I tried eHarmony. In truth, by time I’d met Jason, I’d dated men from Match, OK Cupid and eHarmony. I drew the line at Tinder, which was silly considering several of my friends are now dating nice, normal people they met on the notorious hook up site.
eHarmony was a weird, off-putting experience that provided two strange stories worth sharing. Most men I met were as advertised: marriage focused. Unfortunately, this rang true on the first date when we barely knew each others’ names; the idea of anything more than a second date was terrifying. One brought printed photos of his nephews and asked how many children I wanted. Another suggested I wouldn’t need a career after marriage. Several recounted the numerous ways their ex-wives were awful.
This is where Captain Obvious would say, “You did not have great online dating selection skills.”
The problem with these eHarmony dudes was this: they were great online. Most were exceptionally smart, had good jobs and yet could not make eye contact. They were patient enough to complete the lengthy questionnaire required for participation in this site, but not enough to wait for a second (or 100th) date to ask if I would be keeping my maiden name.
The first fail was simple, and scary. We met twice — once for dinner and once for lunch. He was attractive, charming and in graduate school. Our dates happened to be in early February. When I went to the restroom on our second date, he found my wallet, wrote down my address, and used it to hand-deliver a dozen roses on Valentine’s Day the following week.
I came home to a bunch of flowers on my doorstep with a note from a man who I’d never invited to my home.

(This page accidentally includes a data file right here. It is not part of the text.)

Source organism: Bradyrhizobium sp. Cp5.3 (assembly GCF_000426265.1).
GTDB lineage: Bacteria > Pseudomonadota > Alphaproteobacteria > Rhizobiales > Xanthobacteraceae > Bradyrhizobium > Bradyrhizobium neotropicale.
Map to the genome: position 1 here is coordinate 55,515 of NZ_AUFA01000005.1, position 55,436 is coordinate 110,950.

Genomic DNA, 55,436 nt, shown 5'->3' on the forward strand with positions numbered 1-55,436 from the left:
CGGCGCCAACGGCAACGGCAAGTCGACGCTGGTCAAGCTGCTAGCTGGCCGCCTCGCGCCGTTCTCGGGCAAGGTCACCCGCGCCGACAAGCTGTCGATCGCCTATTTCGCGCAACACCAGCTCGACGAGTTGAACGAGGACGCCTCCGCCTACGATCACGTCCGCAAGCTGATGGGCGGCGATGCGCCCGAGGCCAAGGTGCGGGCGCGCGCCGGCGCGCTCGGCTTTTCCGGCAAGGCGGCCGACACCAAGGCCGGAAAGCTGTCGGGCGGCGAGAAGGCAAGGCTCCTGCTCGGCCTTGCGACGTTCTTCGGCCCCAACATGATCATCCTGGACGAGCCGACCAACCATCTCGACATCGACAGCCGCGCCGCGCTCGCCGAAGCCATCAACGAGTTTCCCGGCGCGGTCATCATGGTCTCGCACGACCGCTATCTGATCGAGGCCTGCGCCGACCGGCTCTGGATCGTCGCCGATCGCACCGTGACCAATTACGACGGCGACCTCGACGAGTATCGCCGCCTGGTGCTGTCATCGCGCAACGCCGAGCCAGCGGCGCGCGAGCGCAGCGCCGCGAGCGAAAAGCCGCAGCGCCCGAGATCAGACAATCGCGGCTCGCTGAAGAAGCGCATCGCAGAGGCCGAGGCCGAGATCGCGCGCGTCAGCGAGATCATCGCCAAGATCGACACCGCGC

And that was the end of that.
This experience made me write down a few rules for online dating:
- No alcohol. As must as I wanted a glass of wine on those exceptionally awkward first few dates, I couldn’t let my guard down. I did not know these men, or if what they’d shared online was true.
- No specific contact information would be provided unless necessary. They did not need my address or workplace unless we were well down the dating path. (Come to find out, my response to love letters mailed to the office is being repulsed. Embarrass me professionally and you’re fired.)
- If he spends any time discussing previous relationships with violent language, make up a reason to leave. Also, if he is rude to the service staff, it is only a matter of time until that’s you.
- Let someone know where you are going and a bit about who you are meeting. My friends Mini and Adam received countless texts that read something like, “Pita Jungle, Bob, Match, blond, 7 pm, 1st date. Wish me luck!”
- Don’t ever leave your purse at the table.
The second guy made it to a fourth date. He was handsome, polite and while shy — seemed to have great social skills. Oh, how little I knew. We met for lunch and again for dinner. I was really enjoying getting to know him. Finally, I offered to cook him dinner and he came over for Mexican food and margaritas. I’d soon regret that tequila. As I cleaned up the dishes, he went to his car for something he brought me. The gift was actually a sex questionnaire (sextionnaire?) — and a lengthy one at that. Unemotional, as though he were and anthropologist interviewing a member of some newly discovered Amazonian tribe, he patiently and methodically started down his list that included inviting devices and other individuals into a bedroom he would never, ever see.
It is a little more difficult to escape a date when he is sitting on your couch. It took a bit of effort, but I got him out of my house, locked the doors and thanked God. This nut job would contact me months after finding my blog — convinced I was sending him secret messages through my posts.
The knitting posts had nothing to do with how much “I wanted to be tied up,” you weirdo. Sometimes a baby sweater is just a baby sweater.